There are about 1 million students attending schools in Washington State. About three out of every 10 public middle- and high-school students drop out of school each year though statistics vary by school district and region.
Notably, in a December 2008 report, the Washington Building Bridges Workgroup called attention to the 20,122 students who dropped out of school in the 2007–08 school year, a figure that remains relatively consistent from year-to-year. The group also cited statistics in the December 2009 report indicating that the annual savings to taxpayers by preventing one student from dropping out is $10,500 in 2009 dollars:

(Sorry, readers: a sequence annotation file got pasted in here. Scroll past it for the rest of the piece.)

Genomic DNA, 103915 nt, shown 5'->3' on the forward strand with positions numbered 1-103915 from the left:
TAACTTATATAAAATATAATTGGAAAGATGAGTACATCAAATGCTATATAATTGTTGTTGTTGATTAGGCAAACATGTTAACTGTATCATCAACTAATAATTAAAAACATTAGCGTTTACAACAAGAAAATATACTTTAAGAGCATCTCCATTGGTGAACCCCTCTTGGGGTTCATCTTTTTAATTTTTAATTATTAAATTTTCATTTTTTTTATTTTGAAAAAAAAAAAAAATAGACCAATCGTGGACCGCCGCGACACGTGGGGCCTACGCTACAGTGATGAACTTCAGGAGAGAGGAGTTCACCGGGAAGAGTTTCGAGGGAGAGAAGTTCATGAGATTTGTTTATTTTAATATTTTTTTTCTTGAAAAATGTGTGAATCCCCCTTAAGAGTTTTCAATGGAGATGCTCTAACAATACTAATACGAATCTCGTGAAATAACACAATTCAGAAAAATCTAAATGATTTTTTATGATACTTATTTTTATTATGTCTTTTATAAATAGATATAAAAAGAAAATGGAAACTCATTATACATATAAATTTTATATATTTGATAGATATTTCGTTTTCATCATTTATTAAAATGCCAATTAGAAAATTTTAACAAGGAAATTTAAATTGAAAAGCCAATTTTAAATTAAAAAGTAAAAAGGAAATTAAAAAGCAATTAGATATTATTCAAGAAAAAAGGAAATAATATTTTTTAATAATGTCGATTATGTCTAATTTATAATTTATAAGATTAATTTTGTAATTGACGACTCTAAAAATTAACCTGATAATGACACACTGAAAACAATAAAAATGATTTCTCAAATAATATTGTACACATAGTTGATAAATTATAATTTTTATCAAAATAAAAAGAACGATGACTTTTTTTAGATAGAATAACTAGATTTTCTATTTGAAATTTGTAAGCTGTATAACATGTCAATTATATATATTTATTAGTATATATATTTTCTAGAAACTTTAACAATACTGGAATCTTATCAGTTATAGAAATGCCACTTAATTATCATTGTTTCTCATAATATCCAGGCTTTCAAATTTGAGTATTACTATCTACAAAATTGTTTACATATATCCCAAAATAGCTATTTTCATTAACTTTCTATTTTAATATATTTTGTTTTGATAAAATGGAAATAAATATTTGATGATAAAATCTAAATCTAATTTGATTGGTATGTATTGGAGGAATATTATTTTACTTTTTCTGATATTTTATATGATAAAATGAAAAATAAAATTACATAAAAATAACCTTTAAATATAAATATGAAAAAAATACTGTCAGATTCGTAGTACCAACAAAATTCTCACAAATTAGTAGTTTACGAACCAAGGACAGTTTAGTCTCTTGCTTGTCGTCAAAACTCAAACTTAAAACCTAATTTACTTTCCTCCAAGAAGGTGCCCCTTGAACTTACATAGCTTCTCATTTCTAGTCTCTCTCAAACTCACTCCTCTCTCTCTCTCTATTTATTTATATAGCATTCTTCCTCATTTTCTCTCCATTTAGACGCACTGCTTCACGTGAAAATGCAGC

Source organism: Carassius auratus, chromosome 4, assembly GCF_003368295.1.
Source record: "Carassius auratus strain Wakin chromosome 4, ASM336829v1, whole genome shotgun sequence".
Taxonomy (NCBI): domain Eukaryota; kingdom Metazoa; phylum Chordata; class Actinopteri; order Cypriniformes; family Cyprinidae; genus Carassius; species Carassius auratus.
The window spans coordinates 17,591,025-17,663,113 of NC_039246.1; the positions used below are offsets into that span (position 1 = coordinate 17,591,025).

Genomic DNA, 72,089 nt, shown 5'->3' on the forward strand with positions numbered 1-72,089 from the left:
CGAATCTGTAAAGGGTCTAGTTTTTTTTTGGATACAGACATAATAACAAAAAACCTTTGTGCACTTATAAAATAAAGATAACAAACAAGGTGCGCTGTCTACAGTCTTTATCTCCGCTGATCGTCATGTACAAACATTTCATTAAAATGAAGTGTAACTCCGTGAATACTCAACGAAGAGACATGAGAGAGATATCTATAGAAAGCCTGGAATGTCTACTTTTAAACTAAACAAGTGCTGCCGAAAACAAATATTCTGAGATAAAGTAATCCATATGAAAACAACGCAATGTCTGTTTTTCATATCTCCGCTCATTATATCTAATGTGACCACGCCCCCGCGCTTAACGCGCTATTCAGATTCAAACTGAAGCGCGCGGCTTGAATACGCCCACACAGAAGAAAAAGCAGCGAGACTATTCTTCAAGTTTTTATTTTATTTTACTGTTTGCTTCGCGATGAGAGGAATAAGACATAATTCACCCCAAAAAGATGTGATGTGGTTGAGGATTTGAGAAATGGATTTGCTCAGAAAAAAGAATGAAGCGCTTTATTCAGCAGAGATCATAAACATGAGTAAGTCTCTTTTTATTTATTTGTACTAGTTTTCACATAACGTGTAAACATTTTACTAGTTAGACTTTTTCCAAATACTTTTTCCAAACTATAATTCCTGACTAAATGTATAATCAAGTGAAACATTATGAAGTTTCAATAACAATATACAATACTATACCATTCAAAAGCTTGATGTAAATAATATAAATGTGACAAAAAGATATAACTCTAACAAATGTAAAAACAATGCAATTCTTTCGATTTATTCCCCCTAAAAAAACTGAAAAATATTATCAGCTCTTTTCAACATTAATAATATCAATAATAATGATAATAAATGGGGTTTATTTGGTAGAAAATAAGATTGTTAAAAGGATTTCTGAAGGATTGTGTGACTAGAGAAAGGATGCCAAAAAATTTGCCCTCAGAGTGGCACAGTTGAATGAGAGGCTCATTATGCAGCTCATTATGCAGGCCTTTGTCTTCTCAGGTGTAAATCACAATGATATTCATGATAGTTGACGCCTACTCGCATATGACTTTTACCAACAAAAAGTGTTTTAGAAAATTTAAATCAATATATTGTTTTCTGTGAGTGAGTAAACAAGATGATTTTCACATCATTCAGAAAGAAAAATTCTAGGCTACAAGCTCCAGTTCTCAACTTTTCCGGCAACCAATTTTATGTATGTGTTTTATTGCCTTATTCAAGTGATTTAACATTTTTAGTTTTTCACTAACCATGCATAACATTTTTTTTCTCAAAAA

The dropout issue is a chronic problem in our school system and school counselors must determine how to partner with others to build comprehensive programs that successfully engage and retain students. The Washington Framework for Comprehensive Guidance and Counseling, rooted in the American School Counseling Association National Model (ASCA, 2004), can lay the foundation for a school’s dropout prevention efforts.
School counselors can be leaders and change agents in their schools and communities regarding this systemic problem. They tend to work at the intersection between individual student problems and other systems in the school. School counselors are therefore able to identify students, provide and/or build effective intervention programs, assist in evaluating the effectiveness of school improvement plan centering around dropout prevention, and help to coordinate community services for our highly vulnerable students.